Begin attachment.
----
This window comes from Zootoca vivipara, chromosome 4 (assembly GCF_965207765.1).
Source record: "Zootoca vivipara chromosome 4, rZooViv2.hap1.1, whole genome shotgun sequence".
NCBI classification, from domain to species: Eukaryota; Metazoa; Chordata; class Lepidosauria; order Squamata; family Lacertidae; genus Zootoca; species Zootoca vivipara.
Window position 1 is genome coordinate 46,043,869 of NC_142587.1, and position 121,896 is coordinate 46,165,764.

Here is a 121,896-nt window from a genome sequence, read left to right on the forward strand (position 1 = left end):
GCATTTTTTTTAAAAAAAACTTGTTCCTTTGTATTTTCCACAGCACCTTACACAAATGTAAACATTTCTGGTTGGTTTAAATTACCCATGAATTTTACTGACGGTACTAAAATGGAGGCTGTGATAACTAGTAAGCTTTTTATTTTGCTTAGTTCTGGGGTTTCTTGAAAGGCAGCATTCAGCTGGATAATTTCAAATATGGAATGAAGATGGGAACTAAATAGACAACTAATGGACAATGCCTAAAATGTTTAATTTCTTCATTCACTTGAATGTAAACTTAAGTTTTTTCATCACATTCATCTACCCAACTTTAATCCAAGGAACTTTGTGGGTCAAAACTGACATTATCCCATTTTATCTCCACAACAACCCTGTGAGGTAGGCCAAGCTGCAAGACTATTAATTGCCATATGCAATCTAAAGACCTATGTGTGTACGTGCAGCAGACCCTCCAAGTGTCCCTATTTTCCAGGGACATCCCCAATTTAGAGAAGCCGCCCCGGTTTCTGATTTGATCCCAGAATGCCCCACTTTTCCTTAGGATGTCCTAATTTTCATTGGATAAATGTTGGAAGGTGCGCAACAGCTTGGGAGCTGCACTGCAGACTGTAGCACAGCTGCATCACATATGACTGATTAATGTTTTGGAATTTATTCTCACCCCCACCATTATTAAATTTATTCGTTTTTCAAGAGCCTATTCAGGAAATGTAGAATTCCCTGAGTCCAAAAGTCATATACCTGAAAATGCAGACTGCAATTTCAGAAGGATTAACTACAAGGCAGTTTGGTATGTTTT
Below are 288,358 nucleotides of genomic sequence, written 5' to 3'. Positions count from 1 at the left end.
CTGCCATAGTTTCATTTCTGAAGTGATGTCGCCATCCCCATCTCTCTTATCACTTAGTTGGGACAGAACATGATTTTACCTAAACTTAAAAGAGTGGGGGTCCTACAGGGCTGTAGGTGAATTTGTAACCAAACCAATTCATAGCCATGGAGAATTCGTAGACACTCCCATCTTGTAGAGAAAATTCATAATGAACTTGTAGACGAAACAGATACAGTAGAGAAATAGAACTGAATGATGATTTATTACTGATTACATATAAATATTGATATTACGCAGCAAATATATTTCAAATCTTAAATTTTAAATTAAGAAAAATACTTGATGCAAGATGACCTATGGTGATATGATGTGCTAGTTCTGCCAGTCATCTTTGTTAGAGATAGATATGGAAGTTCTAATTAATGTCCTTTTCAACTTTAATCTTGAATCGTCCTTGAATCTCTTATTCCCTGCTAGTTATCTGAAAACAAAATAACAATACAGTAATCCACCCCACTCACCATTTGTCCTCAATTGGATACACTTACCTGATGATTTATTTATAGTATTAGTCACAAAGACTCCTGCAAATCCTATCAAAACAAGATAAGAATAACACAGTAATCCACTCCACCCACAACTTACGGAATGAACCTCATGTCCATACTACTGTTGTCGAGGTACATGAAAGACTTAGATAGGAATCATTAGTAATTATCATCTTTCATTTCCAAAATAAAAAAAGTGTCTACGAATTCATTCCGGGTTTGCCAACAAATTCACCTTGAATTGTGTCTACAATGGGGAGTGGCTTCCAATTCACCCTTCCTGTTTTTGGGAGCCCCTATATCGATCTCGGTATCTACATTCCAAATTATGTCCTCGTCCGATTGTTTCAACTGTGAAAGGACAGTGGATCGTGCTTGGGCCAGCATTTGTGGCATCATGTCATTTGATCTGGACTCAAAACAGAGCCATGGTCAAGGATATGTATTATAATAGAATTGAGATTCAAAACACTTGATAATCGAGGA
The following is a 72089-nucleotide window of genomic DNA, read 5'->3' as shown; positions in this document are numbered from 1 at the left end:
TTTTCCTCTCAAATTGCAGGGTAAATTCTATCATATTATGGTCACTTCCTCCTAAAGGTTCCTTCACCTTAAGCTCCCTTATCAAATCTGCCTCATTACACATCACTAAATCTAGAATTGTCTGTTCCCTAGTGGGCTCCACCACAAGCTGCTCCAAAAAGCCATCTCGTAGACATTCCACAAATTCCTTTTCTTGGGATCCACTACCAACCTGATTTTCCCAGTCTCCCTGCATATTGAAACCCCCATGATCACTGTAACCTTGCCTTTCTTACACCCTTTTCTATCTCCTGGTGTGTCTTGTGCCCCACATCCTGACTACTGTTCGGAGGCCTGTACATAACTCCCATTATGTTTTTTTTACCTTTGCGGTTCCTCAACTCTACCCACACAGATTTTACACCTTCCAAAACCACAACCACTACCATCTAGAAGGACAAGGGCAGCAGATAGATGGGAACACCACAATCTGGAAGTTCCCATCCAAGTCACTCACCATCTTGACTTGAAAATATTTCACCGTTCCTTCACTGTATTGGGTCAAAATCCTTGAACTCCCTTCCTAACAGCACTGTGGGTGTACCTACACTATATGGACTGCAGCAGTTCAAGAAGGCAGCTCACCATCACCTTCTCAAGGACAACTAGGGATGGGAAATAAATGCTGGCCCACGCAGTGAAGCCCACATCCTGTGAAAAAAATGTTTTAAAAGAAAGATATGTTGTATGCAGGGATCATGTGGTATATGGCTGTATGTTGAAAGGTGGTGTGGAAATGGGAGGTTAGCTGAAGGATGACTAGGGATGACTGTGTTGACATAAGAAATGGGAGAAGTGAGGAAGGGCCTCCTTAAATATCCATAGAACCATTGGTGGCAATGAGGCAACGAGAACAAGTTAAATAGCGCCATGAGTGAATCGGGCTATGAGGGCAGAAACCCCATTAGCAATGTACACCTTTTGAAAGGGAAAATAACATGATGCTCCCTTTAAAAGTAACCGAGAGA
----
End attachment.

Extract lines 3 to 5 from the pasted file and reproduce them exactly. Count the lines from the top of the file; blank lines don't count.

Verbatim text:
NCBI classification, from domain to species: Eukaryota; Metazoa; Chordata; class Lepidosauria; order Squamata; family Lacertidae; genus Zootoca; species Zootoca vivipara.
Window position 1 is genome coordinate 46,043,869 of NC_142587.1, and position 121,896 is coordinate 46,165,764.

Here is a 121,896-nt window from a genome sequence, read left to right on the forward strand (position 1 = left end):